Evelyn Wang (Michelle Yeoh – Crouching Tiger Hidden Dragon) is a Chinese-American woman running a busy laundromat with husband Waymond (Ke Huy Quan). Their daughter, Joy (Stephanie Hsu) is dating another girl, Becky (Tallie Medel), while her father, Gong Gong (James Hong) is about to be audited by the IRS. Arriving at the IRS office, they are met by auditor Deidre (Jamie Lee Curtis), a belligerent and arrogant agency inspector who intends to see Gong Gong dragged through the mud, much to Evelyn’s chagrin. When her husband’s body is temporarily taken over by an Alpha Waymond from an alternative universe, who beseeches her to aid him in his fight against the evil multiverse entity Jobu Tupaki (also Stephanie Hsu), Evelyn is given a glimpse into an infinite number of universes in which she, Waymond and Joy’s fates are entirely intertwined. Realising that Jobu Tupaki threatens all of existence, Evelyn and Alpha Waymond must fight against numerous minions and henchmen to stop the multiverse from collapsing upon itself.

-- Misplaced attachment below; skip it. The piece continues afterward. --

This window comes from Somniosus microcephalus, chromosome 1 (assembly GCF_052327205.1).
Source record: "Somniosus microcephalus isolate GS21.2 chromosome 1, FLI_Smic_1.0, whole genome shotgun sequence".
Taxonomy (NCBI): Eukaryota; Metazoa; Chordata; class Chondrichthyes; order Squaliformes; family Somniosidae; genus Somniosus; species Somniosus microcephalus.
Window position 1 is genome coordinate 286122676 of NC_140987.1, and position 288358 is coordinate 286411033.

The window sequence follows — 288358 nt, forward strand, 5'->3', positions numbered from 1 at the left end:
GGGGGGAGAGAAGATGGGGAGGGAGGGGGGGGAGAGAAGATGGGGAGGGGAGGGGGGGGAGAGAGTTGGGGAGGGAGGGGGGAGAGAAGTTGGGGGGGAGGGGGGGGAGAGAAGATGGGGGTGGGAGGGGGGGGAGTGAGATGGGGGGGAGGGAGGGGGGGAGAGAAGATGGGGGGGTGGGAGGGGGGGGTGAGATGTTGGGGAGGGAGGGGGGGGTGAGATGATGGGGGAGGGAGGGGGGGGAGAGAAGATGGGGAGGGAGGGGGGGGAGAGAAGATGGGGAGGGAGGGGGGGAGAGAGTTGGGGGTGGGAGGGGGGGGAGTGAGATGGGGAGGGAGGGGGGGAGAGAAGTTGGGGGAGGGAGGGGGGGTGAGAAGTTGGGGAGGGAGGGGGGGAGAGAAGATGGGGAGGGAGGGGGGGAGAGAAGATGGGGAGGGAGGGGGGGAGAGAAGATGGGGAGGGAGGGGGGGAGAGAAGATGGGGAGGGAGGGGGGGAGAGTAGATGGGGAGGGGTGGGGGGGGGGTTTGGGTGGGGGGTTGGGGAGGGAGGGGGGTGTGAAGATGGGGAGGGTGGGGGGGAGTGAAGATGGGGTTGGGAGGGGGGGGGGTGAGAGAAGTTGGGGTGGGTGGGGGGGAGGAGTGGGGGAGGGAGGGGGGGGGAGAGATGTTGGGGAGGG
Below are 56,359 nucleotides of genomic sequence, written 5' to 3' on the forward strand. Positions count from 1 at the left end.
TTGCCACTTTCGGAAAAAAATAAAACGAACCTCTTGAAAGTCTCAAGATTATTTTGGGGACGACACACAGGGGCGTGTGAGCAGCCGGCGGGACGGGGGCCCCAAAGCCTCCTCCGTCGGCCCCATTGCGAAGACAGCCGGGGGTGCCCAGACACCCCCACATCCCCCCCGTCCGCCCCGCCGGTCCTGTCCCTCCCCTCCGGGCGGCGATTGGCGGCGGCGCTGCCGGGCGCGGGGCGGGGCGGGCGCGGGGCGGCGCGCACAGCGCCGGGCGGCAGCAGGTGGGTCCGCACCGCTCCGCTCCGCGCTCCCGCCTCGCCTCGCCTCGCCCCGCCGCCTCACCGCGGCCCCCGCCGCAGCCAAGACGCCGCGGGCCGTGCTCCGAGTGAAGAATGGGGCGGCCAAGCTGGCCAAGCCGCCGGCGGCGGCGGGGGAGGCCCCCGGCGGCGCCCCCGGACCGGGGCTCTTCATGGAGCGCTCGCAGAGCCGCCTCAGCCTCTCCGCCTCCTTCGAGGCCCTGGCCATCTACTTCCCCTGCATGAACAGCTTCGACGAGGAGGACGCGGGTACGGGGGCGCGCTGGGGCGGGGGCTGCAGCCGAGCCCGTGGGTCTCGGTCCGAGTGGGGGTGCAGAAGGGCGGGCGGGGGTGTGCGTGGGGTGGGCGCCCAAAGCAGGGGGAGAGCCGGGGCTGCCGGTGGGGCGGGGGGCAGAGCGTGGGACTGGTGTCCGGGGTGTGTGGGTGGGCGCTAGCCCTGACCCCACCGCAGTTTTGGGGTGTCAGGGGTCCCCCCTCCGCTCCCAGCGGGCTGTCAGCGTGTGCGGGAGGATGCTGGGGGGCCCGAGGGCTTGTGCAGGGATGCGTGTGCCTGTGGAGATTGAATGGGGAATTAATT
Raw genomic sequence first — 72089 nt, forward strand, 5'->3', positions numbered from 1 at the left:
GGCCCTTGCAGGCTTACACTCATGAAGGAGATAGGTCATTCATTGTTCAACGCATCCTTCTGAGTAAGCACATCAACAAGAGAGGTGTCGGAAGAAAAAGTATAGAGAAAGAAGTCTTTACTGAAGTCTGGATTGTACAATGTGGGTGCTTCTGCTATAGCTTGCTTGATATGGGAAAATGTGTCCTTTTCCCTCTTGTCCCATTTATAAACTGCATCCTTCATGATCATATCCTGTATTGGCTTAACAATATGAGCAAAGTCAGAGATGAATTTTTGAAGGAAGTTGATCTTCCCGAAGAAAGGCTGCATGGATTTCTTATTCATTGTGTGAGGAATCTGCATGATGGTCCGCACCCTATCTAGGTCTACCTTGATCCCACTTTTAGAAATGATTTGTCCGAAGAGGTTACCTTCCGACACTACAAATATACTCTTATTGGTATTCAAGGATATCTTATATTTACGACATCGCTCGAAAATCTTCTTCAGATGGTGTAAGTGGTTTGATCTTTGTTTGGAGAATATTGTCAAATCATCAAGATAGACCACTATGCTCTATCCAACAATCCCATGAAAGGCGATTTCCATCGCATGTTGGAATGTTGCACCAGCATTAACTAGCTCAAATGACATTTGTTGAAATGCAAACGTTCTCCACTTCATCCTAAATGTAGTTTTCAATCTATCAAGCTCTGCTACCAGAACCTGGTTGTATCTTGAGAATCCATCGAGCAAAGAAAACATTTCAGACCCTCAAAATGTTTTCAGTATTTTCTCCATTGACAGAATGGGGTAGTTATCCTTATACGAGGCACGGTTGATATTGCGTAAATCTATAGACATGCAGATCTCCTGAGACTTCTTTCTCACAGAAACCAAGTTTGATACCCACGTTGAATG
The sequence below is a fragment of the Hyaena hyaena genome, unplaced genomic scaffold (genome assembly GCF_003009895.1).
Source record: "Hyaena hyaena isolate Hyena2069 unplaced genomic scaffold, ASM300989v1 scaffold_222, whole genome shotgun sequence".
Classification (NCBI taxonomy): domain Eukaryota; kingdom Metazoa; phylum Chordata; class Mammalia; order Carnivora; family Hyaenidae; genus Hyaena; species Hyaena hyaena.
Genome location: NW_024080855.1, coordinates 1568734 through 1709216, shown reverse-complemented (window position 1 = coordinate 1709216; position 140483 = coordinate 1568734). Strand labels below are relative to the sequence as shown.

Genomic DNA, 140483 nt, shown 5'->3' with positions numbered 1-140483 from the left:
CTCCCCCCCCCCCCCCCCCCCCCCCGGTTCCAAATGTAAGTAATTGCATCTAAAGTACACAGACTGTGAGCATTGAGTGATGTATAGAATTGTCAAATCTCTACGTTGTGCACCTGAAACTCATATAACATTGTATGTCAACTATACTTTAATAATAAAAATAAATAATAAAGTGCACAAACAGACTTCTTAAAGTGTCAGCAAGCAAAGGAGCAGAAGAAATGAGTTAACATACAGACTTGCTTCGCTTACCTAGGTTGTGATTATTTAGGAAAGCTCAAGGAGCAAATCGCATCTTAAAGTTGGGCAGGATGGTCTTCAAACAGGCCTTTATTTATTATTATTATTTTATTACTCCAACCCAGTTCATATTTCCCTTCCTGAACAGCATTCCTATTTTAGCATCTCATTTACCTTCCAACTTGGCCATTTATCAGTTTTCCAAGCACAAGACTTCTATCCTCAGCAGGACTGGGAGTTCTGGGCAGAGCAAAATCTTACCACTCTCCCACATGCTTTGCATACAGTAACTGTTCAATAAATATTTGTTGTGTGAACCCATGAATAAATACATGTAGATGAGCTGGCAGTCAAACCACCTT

I wanted to much to like Everything Everywhere All At Once, but I just found it deafeningly over the top. Moments of crystal-clear humour abound within, including the gut-busting riff on Ratatouille that has to be seen to be believed, and in terms of performance I cannot fault a single aspect of the film’s milieu. I just found it all overwrought and over-long to the point of insanity, especially my own. Daniels have crafted a film that is very specifically constructed to work in many different ways; one part family drama, one part husband-and-wife love story, wrapped in an enveloping sci-fi premise that works despite the film’s obvious budget limitations (Everything Everywhere All At Once was made for a reputed budget of $25m, and at the time of writing had just tipped over $70m in global box-office returns) and in many respect I ought to have adored this thing. It sits right inside my cinematic wheelhouse, offering everything a fan of this kind of material might want. I just found it too oblique, too scattered for my liking, perhaps tempered by the luminous Michelle Yeoh delivering a career-best performance, abetted by the terrific Stephanie Hsu in what I can only hope is her breakout Hollywood role.